The Guthrie Bursts Back Onstage with “What the Constitution Means to Me”

The not-quite-one-person show puts the Supreme Court on trial in an electric, timely performance
Cassie Beck gives a compelling performance in "What the Constitution Means to Me"
Cassie Beck gives a compelling performance in “What the Constitution Means to Me”

Photo by Joan Marcus

The Guthrie Theater is back with its first in-person show since the spring of 2020—and What the Constitution Means to Me picks up the thread as though the doors never closed (although, yes, masks and proof of vaccination are required).

Through October 24, the Guthrie makes the first stop on a cross-country run for the Pulitzer- and Tony-nominated play. It debuted in 2018 and sees actor-playwright Heidi Schreck (as played here by Cassie Beck) unpack her existence using the terms that our Founding Fathers and Supreme Court justices have provided.

Seemingly, the whole thing unfolds in Schreck’s head, making the show like one big thought experiment. When she was a teenager, Schreck travelled the country competing in Constitutional debates. She rattled off amendments, summed up the nation’s founding document, and expounded on her personal connection to it for crowds of older, mostly white men. Her winnings paid her college tuition. But now, in her mid-40s, she discovers that her mom (who devised this scheme in the first place) at some point threw away her prized speech.

So, Schreck tries to resuscitate her own 15-year-old brilliance. On the Guthrie’s McGuire Proscenium Stage, this happens in a box set that resembles one of the ’70s-stained American Legion halls where Schreck would have showboated her genuine love for the Constitution. A sniffy Legionnaire with Don Knotts energy (played by Mike Iveson) is the only person to rein her in. But because this is her daydream, her thought experiment, she quickly steps outside the bounds.

In show notes, Schreck says she developed much of the play through “extemporaneous storytelling.” The result is experimental in form. Beck, playing Schreck, directly addresses the audience (a packed house at Wednesday’s performance), and because you aren’t really expected to suspend your disbelief, that makes it all the easier. The play’s framing elements—the script, the stage, the audience members—simply provide a conduit through which the playwright can untangle a question of often startling relevance: What is her personal connection to the Constitution?

In aid of this mission, Schreck digs through four generations of her family. At turns, you feel like you’re watching a gutting one-person show, a quirky stand-up set, a TED Talk, a college lecture on the Constitution, and a therapy session. Schreck doesn’t just relate conflicted anecdotes about herself and the women who came before her; she contextualizes their lives using regional history and Supreme Court cases. For example, the abuse that women in Schreck’s family endured links up with her lively dissection of Castle Rock v. Gonzales—the ruling that police in a Colorado town were not required by law to enforce a restraining order. The plaintiff’s estranged husband had recently killed her three children.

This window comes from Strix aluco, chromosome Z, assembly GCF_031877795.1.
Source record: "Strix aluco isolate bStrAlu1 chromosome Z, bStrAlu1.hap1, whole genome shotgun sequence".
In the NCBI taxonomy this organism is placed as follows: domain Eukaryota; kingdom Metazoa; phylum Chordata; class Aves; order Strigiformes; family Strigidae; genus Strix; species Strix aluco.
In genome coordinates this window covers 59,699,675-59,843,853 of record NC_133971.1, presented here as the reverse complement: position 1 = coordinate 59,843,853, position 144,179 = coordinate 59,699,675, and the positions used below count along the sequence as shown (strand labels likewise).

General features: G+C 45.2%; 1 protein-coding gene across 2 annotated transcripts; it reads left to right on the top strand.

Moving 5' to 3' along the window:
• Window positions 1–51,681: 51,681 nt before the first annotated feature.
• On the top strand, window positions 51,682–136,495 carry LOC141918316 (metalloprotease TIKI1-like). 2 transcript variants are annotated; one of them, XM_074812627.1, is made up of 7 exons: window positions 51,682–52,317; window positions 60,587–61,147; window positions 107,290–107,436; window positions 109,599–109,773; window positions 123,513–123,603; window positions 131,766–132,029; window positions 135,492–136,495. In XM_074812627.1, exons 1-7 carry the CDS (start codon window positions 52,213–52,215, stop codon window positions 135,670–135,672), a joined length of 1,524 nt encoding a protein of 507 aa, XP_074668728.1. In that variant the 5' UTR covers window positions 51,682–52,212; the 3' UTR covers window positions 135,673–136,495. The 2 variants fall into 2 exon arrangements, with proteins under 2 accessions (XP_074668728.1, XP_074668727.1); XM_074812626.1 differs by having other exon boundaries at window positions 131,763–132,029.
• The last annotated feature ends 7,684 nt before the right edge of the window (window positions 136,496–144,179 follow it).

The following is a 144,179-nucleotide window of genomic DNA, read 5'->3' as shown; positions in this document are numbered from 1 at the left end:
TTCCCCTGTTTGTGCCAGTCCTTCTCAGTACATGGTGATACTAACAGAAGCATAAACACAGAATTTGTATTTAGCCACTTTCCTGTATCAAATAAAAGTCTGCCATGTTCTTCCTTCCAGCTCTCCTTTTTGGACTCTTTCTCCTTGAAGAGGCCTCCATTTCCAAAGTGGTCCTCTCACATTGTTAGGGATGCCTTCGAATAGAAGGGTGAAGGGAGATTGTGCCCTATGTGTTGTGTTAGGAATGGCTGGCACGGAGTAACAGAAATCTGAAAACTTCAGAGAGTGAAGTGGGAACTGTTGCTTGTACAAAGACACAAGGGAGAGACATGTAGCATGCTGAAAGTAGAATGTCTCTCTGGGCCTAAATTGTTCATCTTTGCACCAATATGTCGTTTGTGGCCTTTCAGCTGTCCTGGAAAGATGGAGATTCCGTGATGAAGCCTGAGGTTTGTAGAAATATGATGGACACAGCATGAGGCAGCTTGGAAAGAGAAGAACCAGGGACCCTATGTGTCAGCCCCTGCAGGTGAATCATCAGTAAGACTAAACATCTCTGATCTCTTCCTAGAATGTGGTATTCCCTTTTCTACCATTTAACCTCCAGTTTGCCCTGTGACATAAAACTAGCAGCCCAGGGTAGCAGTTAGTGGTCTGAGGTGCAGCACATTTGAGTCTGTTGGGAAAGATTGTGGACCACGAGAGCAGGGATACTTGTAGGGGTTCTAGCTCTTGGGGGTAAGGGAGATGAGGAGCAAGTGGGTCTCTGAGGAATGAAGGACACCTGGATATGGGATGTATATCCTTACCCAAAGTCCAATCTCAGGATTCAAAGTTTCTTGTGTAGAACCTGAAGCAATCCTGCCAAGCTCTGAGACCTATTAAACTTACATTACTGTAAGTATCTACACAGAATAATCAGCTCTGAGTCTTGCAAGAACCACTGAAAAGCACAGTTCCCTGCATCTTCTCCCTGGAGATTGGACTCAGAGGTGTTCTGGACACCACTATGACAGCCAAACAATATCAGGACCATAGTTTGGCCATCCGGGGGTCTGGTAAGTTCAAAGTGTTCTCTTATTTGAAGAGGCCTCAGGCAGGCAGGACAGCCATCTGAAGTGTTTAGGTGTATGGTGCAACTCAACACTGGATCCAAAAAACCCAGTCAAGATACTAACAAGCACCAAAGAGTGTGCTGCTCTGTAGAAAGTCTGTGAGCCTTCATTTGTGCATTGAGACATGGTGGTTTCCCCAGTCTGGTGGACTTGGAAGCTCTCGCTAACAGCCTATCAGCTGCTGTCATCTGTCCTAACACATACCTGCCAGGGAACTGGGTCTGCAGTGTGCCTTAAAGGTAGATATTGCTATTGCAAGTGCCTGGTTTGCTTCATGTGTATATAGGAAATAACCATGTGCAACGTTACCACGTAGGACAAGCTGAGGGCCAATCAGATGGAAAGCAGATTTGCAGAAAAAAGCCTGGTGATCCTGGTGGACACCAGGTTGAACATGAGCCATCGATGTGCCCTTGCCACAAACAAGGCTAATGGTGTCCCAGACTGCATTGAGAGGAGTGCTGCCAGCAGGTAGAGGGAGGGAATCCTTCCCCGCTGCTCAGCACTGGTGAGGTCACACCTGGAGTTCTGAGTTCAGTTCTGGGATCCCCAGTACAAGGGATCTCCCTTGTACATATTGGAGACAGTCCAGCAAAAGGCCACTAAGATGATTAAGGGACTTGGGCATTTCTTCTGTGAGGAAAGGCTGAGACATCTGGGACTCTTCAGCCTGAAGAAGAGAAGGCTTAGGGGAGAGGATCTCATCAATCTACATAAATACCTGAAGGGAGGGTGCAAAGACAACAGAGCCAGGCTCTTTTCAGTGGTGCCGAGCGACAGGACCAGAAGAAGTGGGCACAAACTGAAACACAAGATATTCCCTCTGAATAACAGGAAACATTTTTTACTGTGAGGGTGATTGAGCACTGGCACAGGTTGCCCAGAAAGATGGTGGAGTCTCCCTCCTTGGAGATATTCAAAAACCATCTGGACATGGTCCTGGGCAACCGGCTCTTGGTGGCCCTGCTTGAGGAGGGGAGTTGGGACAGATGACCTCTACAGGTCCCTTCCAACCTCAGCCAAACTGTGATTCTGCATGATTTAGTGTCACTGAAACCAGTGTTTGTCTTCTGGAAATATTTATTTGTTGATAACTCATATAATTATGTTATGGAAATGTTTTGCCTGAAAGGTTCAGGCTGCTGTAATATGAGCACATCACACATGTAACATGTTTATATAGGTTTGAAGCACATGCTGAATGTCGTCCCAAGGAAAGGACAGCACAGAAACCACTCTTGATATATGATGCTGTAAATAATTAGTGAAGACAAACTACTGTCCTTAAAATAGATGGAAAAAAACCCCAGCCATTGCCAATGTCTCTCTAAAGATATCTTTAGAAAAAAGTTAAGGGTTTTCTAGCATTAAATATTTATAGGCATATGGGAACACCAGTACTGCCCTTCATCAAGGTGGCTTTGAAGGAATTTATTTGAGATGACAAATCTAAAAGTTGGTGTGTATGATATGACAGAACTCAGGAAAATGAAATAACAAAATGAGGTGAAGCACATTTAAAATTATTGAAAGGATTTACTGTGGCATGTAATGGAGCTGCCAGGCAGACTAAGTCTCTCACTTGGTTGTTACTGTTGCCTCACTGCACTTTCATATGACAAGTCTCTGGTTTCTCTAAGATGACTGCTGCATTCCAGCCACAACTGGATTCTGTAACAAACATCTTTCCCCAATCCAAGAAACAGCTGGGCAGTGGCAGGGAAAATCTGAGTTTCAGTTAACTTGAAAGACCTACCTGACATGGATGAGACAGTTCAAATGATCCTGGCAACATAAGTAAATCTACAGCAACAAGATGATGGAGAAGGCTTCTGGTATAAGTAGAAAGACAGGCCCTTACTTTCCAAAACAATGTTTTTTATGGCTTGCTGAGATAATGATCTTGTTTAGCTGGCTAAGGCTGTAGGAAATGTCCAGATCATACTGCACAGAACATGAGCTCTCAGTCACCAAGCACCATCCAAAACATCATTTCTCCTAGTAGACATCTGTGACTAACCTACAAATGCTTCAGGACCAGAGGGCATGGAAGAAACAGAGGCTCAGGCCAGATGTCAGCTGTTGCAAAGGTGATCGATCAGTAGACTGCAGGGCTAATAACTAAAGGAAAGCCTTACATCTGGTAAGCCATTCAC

The show, of course, is timely. Another Schreck quote in the program anticipates this: “It’s also helpful for the performer to allow whatever might be happening in the country that day to affect their performance.” This year’s Texas abortion law looms, given Schreck’s focus on the Constitution’s intersections with gender politics. And audience members may find some of the material triggering. As Schreck turns over the pertinent, heavy topics of sexual assault, domestic abuse, and abortion, her resolve to do so feels scholarly, sensitive, and outraged all at once. I couldn’t help but wonder if the person tapping on their phone a few seats to my left wanted distraction from some of that.

Still, Beck’s energy consistently and infectiously lifts. She balances the many notes of her demanding role beautifully—a bright stage presence in a yellow blazer who defies the easy comparison to Leslie Knope because Schreck’s idealism points her toward what she finds most dire about the country. The “Putnam County Spelling Bee” promise, of an adult playing a precocious kid, cedes the stage early on. But, doffing that sunny jacket, she remains plucky, embodying an earnest, albeit anxious, charisma.

At an hour and 40 minutes, the play has no intermission, although there is a second act. Audience members receive pocket Constitutions, and Los Angeles-based high school student Jocelyn Shek takes the stage to engage Beck in debate—an improvised show of wit that will close out each performance. (The fourth wall by now seems fully razed, yet Beck still appears to be playing Schreck.) It was an electric segment on Wednesday. They ended with a brief get-to-know-you portion as touching as it was grounding, seemingly so the night could end with unequivocally feel-good vibes.

Courageous and raw, the whole thing is also trenchant and amusing, a heated, witty, educational, and exasperated exploration of a document and its interpreters—and the people affected by both. With laughs! Overall, it felt totally of a piece with Trump-era theater.

What the Constitution Means to Me is playing at the Guthrie Theater through Oct. 24

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